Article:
For most people, selecting the “right” person to take care of one’s minor children or property after death is the most agonizing feature of estate planning. This problem should not prevent you from signing a will or moving forward with other necessary estate planning, however. You need to have a will in place because the “wishes” or “desires” you may have communicated to others are not legally enforceable, and a great deal of your assets may be dissipated in legal fees if there is a dispute among your heirs about what they remember or imagine about your preferences. A properly executed will ensures that your directions will be followed without any unnecessary expense or court intervention.
What is a “fiduciary?”
The term “fiduciary” denotes a person or institution having a duty to act primarily for another, managing assets or making decisions regarding health and welfare. Most estate plans will include appointment of a personal representative (or “executor”), a guardian for minor children, and a trustee to manage property belonging to minors, incapacitated or disabled persons, or persons needing assistance with financial management.
The personal representative is the person and/or institution who represents a deceased person (the decedent) in carrying out the provisions of the will and settling the estate. The functions of a personal representative include collecting the decedent’s property, paying debts, taxes and expenses, and distributing remaining assets to the beneficiaries specified in the will.
Married couples usually designate the surviving spouse as the first choice to serve as personal representative. If appointment of a spouse is not an available option, think of someone else who is pragmatic and organized, and also sensitive to your family situation and understanding of the needs and circumstances of the loved ones you may leave behind. Geographic proximity to the beneficiaries and assets of the estate is convenient, but not a requirement. The same thing goes for knowledge of business and investments. Your personal representative can hire an attorney, an accountant, or other advisors to help with estate administration. The most important factors are pragmatism, sensitivity to the family situation, integrity, loyalty, and impartiality.
Once you select a personal representative, you should confirm that the person or institution is willing to serve. Any fiduciary you appoint may renounce the appointment after you die, so it’s wise to appoint second and third choices in case your primary choice is unable to serve. After your will is executed, you may wish to send a copy to your personal representative. If not, at least inform your personal representative about the location of the original document, and the location of your important financial documents and asset information.
If you have minor children, incapacitated or disabled dependents, a spouse or children who are inexperienced in financial management, or over $1 million in assets, you will probably establish some type of trust in your will. These trusts are referred to as testamentary trusts, as opposed to inter-vivos, or living trusts, which are established during one’s life. The trustee is the person and/or institution that handles the administration of the trust, managing the trust assets and distributing income and principal to beneficiaries according to your directions. The duties of the trustee generally include investment management, protection of trust assets, and compliance with your intentions in making distributions to beneficiaries. Accounting and tax return preparation are also required. Availability, competence, and fees are important factors in selection of a trustee, but the ability to successfully invest and manage the assets of the trust is probably the most important factor. The handling of the assets of the trust will directly relate to the benefits enjoyed by the beneficiaries of the trust. In certain circumstances, appointment of co-trustees or a professional trustee may be recommended.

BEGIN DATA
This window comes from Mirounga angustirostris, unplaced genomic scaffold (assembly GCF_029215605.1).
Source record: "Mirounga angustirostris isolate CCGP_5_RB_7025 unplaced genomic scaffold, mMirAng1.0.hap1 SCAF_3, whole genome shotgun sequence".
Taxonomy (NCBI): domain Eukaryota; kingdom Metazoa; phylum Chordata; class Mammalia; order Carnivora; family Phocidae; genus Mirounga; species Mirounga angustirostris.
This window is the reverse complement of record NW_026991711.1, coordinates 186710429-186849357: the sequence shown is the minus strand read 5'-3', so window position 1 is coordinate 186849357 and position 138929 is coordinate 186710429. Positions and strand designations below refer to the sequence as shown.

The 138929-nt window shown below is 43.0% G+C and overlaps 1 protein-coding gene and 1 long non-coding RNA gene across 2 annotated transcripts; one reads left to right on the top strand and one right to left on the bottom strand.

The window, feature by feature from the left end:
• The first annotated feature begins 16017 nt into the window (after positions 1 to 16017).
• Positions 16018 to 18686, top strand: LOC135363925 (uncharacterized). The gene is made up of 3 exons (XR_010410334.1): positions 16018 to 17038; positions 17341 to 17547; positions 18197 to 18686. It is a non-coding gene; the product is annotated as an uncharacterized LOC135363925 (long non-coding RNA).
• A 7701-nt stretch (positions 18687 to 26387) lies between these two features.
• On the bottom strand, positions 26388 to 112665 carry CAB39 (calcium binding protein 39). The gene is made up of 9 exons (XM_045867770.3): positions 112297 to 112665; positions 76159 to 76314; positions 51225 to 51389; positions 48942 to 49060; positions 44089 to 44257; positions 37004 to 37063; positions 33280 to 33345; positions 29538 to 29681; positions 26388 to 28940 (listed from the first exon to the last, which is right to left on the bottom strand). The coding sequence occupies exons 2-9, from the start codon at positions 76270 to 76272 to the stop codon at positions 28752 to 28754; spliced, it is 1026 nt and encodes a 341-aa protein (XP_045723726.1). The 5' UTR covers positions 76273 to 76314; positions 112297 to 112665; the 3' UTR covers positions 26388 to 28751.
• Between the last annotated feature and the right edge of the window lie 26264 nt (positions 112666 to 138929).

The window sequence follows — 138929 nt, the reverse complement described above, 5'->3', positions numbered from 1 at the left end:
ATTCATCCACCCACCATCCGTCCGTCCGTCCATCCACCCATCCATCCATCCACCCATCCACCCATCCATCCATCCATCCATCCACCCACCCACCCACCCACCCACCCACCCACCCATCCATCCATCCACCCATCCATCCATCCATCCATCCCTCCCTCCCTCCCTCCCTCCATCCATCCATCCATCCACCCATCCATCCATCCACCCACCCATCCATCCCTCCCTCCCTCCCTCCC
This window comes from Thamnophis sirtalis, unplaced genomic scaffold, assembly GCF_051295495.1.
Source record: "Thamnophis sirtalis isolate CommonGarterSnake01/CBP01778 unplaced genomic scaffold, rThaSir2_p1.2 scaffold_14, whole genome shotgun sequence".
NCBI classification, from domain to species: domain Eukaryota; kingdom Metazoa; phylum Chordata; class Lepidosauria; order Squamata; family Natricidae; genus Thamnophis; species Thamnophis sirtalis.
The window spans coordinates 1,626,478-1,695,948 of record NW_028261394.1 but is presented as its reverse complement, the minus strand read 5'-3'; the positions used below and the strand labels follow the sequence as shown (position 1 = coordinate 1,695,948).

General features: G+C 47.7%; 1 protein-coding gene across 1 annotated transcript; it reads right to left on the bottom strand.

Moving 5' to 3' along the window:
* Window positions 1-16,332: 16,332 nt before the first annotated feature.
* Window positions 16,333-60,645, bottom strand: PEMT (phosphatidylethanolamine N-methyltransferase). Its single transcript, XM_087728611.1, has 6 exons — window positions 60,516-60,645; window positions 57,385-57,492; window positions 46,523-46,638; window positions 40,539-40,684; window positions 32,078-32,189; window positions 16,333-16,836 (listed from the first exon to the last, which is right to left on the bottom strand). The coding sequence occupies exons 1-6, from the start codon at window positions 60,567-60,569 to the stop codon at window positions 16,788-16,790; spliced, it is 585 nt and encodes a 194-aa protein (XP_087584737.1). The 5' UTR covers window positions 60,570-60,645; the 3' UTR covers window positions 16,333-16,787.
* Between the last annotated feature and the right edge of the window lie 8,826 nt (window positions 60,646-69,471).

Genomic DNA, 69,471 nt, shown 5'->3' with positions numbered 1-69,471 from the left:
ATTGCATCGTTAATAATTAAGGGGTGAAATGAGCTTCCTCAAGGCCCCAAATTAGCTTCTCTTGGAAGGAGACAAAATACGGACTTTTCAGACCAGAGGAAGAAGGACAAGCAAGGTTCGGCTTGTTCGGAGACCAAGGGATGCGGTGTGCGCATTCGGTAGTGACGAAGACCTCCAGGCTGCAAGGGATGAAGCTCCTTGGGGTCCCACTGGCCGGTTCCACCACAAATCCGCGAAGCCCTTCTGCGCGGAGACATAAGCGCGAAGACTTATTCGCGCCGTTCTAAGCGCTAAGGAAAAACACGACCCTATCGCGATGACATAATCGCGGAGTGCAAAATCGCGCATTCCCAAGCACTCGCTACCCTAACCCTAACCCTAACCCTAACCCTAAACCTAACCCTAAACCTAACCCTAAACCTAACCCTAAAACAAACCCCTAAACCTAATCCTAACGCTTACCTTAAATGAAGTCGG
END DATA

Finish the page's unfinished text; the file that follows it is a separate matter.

The guardian is the individual who will be responsible for your children should both parents die before the children reach the age of majority (18 in Colorado). Once a child reaches age 12, the child may override your selection, subject to court approval. Among the factors you should consider in selecting a guardian are age of the guardian, child-rearing and social attitudes, relative income and lifestyle, the guardian’s own family size and situation, the location and residence of the guardian, religious beliefs and practices, and the anticipated attitude of your children. You may use a memorandum outside your will to change your guardian appointment, as long as the will itself refers to the memorandum and the memorandum is executed with the same formalities as a will.
Failure to appoint a fiduciary – statutory preferences
If you fail to make your own fiduciary selections by will, the probate court will have to appoint fiduciaries for you, using a statutory preference list established under Colorado probate law. This procedure will be an expense for your estate. If you wish to make your own choices and avoid consuming estate assets with unnecessary court procedures, start making a list today of all “possible” candidates for each fiduciary position. Then, prioritize and narrow down the list. Seek guidance from the lawyer preparing your will if you need assistance. And remember, you can change your mind as circumstances change, without completely redoing your will.
For questions about this article please contact Michael Smeenk.